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From the Depths of Despair to the Heights of Exaltation
The Middle East: A History of Searching for Peace
Part 1 of 5 Articles

From the Writings of Marvin J. Rosenthal
Published in Zion's Fire Magazine in September/October, 1993

With the death of Jesus, the hopes, dreams, longings, and aspirations of the disciples came to a screeching halt. They had forsaken everything and followed Him for three years. They walked with Him, talked with Him, ate with Him, slept with Him, and were taught by Him. They were convinced that He was going to lead them in revolt against the despised Romans. The Romans were oppressive. They ridiculed the religion of the Jews. They taxed them excessively. They ruled ruthlessly. Every red-blooded Israelite hated the Romans with a passion.

And Jesus, as the Son of David, was born King of the Jews – He had a legal right to rule over Israel. The Jewish Scriptures told of a Deliverer who would appear to break the yoke of Gentile oppression (Ezek. 34:27). It was not without reason, therefore, that the disciples viewed Jesus as their coming King. Peter inquired: “Behold, we have forsaken all, and followed thee; What shall we have, therefore [when You enter into Your kingdom]?” (Mt. 19:27). And the mother of James and John, zealous for her sons, requested, “Grant that these my two sons may sit, the one on thy right hand, and the other on the left, in thy kingdom” (Mt. 20:21).

And two blind beggars, hearing of Jesus’ presence as He was leaving Jericho, cried out, “Have mercy on us, O Lord, thou Son of David – [King]” (Mt. 20:30).

As “kingdom fever” was mounting on the part of the disciples, they made their way to the top of the Mount of Olives. It was springtime and approaching the 14th day of the Hebrew month of Nisan and the Passover. Historians suggest that as many as a million Jewish people had returned to Jerusalem that year from all over the known world to observe the sacred holiday. Here, then, was the needed manpower to lead in a rebellion against the despised Romans.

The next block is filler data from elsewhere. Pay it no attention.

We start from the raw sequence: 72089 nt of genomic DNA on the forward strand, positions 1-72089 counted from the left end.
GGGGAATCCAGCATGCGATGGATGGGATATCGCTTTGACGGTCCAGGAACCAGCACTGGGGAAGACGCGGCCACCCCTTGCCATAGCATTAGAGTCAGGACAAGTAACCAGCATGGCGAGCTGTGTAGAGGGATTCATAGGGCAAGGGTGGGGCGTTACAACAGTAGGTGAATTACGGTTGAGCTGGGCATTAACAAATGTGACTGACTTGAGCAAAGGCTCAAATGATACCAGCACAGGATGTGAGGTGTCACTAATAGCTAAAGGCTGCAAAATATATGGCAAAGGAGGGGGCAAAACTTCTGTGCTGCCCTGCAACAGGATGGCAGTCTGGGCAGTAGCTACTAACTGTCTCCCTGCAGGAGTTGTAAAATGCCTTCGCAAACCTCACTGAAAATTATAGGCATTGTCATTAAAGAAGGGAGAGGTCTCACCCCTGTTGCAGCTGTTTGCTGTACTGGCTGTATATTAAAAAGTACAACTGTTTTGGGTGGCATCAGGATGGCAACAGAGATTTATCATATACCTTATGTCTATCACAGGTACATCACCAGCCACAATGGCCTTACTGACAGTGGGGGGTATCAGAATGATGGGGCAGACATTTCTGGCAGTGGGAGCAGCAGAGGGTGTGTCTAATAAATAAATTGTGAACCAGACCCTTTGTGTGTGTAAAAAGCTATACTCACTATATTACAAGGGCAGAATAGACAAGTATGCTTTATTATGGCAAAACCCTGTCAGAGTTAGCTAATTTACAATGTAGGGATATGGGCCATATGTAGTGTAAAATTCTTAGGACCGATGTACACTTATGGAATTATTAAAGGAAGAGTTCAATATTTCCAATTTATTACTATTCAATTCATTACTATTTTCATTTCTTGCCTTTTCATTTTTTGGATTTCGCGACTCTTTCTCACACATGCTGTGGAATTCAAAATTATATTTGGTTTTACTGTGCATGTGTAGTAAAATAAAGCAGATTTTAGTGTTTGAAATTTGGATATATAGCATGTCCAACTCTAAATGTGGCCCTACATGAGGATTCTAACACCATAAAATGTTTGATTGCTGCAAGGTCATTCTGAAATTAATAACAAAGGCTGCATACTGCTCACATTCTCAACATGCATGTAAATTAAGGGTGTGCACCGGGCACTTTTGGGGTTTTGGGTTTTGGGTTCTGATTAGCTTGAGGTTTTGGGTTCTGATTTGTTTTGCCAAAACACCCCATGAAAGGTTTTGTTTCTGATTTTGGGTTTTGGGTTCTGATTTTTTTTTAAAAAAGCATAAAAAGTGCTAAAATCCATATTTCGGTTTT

From the top of the Mount of Olives, Jesus and His disciples looked across the Kidron Valley to the glistening city of Jerusalem and the Temple Mount. They could see the massive wall stretching around the city, designed to keep out intruders. The sun was reflecting off of the beautiful stones and precious metals which adorned the Temple. The latter rains had ended, and the pleasant April weather had carpeted the rolling hills with green grass and multicolored wild flowers. The priests could be seen preparing for the onslaught of great crowds with their Passover lambs. The sights, the sounds, the smells all served to electrify that moment. And, in the midst of that atmosphere, Jesus turned to His disciples and said, “Go and get the donkey.” These were Jewish disciples. They knew their Scriptures. They were familiar with the prophecy of Zechariah, “Behold, thy King cometh unto thee...lowly, and riding upon an ass, and upon a colt the foal of an ass” (Zech. 9:9). Had you been there, you doubtless would have seen disciples who were excited and confused – excited at the prospect that “thy King cometh unto thee;” confused because He came on a donkey rather than on a great white horse.

They placed Jesus upon that animal. He started down the Mount of Olives, crossed through the narrow Kidron Valley, climbed the slope of Mount Moriah on the other side, and entered the city through the Golden Gate. Before Him stood the Temple in all of its splendor.